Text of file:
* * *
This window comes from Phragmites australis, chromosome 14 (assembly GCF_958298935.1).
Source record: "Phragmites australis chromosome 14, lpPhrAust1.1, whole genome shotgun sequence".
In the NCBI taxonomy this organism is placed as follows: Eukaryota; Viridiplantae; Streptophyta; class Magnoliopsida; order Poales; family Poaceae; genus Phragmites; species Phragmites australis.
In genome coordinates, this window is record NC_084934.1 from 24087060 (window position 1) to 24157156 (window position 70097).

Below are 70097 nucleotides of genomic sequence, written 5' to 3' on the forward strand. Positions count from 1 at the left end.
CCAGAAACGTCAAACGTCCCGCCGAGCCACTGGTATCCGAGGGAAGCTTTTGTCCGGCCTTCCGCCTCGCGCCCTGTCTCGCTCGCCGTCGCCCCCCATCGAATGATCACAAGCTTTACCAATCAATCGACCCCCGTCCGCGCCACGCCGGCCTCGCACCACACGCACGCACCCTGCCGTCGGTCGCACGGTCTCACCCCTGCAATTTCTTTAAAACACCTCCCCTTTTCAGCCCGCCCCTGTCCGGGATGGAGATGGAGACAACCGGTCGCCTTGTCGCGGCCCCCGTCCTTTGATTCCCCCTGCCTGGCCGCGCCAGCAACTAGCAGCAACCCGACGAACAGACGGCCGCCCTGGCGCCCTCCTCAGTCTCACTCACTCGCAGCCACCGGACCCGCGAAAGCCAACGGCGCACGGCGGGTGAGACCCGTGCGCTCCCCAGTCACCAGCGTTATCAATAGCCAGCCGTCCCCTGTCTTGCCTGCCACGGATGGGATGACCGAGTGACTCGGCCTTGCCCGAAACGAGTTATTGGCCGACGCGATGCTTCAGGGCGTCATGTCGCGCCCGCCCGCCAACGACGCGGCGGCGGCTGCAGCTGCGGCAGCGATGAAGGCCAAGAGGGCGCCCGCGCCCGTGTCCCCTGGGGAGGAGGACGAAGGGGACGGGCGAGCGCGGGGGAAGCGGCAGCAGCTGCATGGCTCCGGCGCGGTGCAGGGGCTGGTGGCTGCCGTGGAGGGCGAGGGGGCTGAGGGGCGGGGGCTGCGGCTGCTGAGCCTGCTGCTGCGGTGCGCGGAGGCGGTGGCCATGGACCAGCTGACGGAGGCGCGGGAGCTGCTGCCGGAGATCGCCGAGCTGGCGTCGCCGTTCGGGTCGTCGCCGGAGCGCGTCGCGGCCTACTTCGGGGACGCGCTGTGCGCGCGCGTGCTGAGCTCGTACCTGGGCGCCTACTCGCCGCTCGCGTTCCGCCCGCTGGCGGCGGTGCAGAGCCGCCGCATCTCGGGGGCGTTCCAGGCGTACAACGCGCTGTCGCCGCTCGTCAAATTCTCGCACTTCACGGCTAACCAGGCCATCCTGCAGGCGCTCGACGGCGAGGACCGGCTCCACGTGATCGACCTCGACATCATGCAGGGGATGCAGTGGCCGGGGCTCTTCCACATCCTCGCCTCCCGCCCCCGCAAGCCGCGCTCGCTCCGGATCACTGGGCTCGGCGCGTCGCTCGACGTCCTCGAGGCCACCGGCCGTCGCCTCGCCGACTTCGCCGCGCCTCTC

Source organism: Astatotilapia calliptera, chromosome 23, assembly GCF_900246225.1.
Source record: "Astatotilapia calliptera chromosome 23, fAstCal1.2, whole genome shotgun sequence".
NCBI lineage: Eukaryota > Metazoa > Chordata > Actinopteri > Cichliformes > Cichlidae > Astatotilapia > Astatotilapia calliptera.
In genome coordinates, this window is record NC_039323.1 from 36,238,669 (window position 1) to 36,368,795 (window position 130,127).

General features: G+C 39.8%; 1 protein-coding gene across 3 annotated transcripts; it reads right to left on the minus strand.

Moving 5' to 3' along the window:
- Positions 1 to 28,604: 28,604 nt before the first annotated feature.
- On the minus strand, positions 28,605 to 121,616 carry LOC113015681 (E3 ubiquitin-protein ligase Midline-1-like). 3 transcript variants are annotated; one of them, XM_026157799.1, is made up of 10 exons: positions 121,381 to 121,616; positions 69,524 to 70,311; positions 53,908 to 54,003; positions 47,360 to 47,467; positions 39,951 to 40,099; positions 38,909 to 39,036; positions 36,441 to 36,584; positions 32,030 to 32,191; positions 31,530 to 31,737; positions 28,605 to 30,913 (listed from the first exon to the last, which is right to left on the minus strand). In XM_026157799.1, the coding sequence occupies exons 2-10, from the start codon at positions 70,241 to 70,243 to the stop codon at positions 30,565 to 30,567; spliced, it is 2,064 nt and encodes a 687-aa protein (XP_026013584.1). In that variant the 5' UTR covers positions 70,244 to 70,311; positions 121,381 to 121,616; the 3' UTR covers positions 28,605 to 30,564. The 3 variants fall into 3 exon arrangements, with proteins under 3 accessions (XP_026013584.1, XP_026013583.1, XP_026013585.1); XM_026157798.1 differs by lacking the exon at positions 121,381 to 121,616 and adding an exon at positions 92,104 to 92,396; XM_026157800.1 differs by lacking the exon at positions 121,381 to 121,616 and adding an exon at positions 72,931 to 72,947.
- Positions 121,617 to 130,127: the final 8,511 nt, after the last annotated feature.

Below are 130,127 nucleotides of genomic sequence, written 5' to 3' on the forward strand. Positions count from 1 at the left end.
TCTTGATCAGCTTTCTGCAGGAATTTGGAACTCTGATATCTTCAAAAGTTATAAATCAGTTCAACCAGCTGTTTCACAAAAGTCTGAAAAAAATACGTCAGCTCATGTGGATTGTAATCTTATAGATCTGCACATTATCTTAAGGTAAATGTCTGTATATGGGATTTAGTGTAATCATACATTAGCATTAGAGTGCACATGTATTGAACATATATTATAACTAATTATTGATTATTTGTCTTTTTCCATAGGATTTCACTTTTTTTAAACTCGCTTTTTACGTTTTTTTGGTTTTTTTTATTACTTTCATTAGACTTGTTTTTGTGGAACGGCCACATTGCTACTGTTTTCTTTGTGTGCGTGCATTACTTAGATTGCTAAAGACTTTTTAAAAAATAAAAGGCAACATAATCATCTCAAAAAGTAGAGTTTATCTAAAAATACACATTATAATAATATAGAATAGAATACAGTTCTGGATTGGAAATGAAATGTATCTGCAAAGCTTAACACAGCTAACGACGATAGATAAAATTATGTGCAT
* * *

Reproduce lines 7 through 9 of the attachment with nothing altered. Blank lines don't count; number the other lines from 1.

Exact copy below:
Source organism: Astatotilapia calliptera, chromosome 23, assembly GCF_900246225.1.
Source record: "Astatotilapia calliptera chromosome 23, fAstCal1.2, whole genome shotgun sequence".
NCBI lineage: Eukaryota > Metazoa > Chordata > Actinopteri > Cichliformes > Cichlidae > Astatotilapia > Astatotilapia calliptera.